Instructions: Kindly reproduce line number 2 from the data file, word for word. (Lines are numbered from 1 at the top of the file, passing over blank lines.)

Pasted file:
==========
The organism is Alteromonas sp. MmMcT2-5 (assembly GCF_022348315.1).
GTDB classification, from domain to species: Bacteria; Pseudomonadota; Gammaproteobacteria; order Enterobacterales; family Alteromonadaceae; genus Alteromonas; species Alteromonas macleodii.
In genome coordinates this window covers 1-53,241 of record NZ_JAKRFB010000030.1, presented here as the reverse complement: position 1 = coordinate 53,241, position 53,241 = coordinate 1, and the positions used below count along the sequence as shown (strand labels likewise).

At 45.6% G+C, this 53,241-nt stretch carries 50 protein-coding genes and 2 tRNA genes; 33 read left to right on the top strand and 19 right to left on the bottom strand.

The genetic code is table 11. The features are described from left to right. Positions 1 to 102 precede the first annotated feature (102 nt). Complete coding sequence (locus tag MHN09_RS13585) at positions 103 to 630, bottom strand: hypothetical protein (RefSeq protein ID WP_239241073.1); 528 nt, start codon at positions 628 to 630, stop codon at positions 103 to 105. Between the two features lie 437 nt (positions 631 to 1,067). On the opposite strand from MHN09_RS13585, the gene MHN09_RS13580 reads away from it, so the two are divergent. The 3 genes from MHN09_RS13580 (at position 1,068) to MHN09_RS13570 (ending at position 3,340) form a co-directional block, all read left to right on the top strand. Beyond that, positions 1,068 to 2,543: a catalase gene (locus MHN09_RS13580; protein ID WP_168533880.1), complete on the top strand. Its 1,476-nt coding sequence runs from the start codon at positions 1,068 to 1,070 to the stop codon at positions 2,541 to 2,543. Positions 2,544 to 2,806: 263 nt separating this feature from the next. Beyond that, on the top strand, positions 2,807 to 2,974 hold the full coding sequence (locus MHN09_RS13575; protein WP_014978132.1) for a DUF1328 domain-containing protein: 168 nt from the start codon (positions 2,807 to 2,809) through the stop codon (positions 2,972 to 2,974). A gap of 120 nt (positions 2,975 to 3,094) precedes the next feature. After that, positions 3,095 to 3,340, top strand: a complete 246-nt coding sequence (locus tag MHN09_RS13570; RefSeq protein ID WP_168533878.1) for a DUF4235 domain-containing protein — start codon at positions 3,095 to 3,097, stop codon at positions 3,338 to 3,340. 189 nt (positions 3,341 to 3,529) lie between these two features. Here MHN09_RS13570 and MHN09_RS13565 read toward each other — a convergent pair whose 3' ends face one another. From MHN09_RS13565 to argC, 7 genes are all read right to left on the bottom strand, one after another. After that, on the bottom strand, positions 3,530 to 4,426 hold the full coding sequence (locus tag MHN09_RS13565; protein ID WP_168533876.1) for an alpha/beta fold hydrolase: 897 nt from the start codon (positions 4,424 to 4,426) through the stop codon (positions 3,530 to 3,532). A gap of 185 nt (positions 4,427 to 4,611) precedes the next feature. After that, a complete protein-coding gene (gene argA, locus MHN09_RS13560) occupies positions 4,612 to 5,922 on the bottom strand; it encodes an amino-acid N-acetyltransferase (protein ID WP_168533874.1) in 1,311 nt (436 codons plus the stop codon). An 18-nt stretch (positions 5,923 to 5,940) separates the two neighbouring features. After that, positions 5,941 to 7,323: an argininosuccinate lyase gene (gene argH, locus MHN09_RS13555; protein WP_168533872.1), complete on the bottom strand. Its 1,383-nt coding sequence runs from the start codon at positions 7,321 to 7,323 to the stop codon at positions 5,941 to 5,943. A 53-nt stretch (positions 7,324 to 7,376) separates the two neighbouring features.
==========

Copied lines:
GTDB classification, from domain to species: Bacteria; Pseudomonadota; Gammaproteobacteria; order Enterobacterales; family Alteromonadaceae; genus Alteromonas; species Alteromonas macleodii.